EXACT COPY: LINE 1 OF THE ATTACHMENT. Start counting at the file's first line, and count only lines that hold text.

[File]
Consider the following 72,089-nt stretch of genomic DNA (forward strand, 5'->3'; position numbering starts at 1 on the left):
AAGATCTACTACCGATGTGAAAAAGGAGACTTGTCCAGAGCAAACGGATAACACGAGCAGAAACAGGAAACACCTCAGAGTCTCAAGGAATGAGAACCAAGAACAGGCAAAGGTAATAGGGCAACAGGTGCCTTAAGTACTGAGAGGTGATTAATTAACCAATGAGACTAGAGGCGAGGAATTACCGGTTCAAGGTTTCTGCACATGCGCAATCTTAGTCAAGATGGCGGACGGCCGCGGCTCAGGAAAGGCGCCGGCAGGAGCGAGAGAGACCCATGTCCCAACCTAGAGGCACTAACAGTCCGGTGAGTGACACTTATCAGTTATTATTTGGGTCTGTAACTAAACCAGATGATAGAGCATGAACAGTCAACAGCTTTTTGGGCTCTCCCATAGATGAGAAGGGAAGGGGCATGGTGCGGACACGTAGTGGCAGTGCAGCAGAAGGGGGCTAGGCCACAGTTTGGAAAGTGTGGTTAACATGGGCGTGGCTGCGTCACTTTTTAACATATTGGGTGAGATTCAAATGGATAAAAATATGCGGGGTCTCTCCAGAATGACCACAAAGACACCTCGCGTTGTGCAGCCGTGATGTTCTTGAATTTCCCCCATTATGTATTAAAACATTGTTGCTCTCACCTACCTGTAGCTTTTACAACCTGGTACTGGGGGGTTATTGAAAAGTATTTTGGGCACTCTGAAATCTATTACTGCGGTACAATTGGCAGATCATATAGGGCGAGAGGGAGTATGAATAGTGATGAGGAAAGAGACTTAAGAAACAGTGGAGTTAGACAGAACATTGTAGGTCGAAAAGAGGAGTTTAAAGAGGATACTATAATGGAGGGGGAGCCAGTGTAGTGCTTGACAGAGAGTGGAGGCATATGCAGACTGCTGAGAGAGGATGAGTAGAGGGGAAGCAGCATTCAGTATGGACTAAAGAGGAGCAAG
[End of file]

Consider the following 72,089-nt stretch of genomic DNA (forward strand, 5'->3'; position numbering starts at 1 on the left):